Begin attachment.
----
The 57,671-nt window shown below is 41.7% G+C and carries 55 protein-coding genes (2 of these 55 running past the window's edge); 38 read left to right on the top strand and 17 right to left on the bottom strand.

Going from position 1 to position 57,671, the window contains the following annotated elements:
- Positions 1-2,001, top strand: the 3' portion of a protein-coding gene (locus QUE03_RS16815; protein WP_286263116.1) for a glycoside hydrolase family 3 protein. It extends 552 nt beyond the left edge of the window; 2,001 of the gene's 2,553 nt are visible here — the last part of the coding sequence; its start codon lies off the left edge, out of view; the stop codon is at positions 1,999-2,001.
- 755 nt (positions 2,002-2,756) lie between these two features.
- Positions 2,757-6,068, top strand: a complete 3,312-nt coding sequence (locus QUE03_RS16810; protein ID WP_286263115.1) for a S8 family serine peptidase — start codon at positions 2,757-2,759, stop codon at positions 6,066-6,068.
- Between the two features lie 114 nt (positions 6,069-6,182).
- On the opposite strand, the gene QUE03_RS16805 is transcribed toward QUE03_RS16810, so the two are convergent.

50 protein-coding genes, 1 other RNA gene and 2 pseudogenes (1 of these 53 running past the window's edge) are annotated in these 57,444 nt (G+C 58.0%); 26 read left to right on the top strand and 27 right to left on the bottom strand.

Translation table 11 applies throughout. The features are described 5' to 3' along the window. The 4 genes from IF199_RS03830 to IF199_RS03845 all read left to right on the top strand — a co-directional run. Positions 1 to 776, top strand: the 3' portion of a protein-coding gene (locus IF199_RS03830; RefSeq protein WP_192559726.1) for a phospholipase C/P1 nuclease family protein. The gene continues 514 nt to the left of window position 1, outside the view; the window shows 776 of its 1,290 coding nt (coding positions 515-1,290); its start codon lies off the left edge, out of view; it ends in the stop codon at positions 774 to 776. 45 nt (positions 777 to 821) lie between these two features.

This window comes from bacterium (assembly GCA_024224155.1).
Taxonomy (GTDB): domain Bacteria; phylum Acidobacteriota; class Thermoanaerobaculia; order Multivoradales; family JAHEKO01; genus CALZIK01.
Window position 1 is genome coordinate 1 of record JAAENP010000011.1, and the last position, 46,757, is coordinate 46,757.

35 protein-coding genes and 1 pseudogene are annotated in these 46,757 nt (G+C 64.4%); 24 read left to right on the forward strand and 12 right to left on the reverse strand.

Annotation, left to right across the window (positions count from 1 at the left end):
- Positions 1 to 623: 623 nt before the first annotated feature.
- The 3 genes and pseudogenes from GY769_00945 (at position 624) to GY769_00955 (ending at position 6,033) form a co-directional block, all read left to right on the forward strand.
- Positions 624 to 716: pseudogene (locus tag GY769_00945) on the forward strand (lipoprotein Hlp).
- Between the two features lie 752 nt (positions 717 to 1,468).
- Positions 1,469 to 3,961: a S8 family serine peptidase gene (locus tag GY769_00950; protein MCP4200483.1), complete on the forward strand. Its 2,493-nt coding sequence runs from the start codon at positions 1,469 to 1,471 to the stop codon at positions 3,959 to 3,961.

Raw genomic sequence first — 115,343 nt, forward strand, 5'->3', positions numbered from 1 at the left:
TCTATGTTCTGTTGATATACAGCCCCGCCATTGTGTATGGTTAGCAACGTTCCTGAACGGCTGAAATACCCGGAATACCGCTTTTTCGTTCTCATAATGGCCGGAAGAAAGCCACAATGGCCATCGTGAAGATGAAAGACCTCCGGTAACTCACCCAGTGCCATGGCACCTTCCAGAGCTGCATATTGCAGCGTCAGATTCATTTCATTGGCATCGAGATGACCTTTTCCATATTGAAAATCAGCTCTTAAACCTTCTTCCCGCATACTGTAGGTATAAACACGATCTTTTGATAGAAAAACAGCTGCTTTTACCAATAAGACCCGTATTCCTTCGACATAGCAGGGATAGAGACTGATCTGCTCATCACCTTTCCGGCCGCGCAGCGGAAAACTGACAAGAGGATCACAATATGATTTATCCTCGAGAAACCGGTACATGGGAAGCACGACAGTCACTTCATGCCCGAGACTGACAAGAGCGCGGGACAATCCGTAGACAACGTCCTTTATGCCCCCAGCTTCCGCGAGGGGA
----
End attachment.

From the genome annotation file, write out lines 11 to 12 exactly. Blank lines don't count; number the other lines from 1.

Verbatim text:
Taxonomy (GTDB): domain Bacteria; phylum Acidobacteriota; class Thermoanaerobaculia; order Multivoradales; family JAHEKO01; genus CALZIK01.
Window position 1 is genome coordinate 1 of record JAAENP010000011.1, and the last position, 46,757, is coordinate 46,757.